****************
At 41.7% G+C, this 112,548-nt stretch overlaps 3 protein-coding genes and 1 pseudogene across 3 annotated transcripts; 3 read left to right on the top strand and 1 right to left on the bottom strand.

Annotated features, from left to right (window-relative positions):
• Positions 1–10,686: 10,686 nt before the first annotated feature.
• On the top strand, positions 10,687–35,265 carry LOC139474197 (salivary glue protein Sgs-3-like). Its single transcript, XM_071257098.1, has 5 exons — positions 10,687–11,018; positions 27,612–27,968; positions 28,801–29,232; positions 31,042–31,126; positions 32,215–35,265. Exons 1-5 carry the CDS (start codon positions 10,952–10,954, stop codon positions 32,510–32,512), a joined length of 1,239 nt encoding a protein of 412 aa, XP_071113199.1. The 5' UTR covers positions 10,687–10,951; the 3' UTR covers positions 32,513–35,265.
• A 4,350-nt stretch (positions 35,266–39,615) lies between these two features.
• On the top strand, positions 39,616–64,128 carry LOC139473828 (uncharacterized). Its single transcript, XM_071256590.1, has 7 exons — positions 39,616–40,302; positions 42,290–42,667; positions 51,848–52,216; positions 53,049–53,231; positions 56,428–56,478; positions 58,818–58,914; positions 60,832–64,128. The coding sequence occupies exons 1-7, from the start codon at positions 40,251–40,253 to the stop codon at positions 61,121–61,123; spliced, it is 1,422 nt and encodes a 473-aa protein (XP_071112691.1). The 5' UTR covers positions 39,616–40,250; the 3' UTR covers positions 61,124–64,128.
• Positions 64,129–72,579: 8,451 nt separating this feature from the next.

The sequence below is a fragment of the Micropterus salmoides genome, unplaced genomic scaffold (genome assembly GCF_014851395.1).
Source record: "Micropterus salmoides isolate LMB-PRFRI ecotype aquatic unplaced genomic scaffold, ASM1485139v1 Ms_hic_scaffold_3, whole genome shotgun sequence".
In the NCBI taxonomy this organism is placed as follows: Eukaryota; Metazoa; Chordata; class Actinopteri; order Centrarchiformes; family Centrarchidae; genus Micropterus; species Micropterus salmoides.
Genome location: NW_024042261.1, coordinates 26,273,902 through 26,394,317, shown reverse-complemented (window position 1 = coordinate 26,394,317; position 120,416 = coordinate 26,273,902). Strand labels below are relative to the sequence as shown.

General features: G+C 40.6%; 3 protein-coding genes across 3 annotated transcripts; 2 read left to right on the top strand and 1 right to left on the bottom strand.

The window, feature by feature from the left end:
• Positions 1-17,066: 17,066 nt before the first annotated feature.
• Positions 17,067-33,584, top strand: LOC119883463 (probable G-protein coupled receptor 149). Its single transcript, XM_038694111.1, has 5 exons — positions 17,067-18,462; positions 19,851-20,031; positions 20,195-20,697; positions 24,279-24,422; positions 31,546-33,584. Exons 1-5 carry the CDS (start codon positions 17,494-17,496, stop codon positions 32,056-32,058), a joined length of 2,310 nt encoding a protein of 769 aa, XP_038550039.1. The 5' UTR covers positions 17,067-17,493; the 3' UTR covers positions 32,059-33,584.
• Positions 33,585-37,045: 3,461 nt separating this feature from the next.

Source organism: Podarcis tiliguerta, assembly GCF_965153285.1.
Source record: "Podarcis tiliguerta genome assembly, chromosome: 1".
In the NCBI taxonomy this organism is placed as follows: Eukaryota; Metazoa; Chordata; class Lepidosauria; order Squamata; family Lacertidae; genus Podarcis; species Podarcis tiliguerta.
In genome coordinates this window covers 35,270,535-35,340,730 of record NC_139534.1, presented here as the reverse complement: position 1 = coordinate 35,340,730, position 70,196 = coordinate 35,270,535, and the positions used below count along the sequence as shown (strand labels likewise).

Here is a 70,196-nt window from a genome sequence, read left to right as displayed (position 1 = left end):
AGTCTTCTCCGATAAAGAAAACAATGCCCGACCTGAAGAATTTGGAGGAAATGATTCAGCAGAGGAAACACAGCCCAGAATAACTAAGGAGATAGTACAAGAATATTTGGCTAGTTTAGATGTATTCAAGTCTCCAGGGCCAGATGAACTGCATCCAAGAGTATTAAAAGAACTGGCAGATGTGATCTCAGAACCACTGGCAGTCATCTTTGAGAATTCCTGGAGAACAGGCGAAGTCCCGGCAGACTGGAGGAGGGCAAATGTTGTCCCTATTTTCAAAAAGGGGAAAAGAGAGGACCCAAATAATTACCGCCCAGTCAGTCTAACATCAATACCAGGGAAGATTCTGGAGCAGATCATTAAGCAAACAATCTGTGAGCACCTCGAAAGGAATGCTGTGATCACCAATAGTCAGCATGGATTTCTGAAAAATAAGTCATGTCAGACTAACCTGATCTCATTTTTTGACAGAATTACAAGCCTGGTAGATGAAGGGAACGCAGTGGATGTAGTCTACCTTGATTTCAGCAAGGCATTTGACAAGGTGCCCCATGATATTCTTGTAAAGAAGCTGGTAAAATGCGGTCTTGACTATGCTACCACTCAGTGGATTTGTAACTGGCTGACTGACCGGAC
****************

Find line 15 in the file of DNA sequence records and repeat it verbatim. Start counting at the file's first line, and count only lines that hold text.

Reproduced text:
• Positions 17,067-33,584, top strand: LOC119883463 (probable G-protein coupled receptor 149). Its single transcript, XM_038694111.1, has 5 exons — positions 17,067-18,462; positions 19,851-20,031; positions 20,195-20,697; positions 24,279-24,422; positions 31,546-33,584. Exons 1-5 carry the CDS (start codon positions 17,494-17,496, stop codon positions 32,056-32,058), a joined length of 2,310 nt encoding a protein of 769 aa, XP_038550039.1. The 5' UTR covers positions 17,067-17,493; the 3' UTR covers positions 32,059-33,584.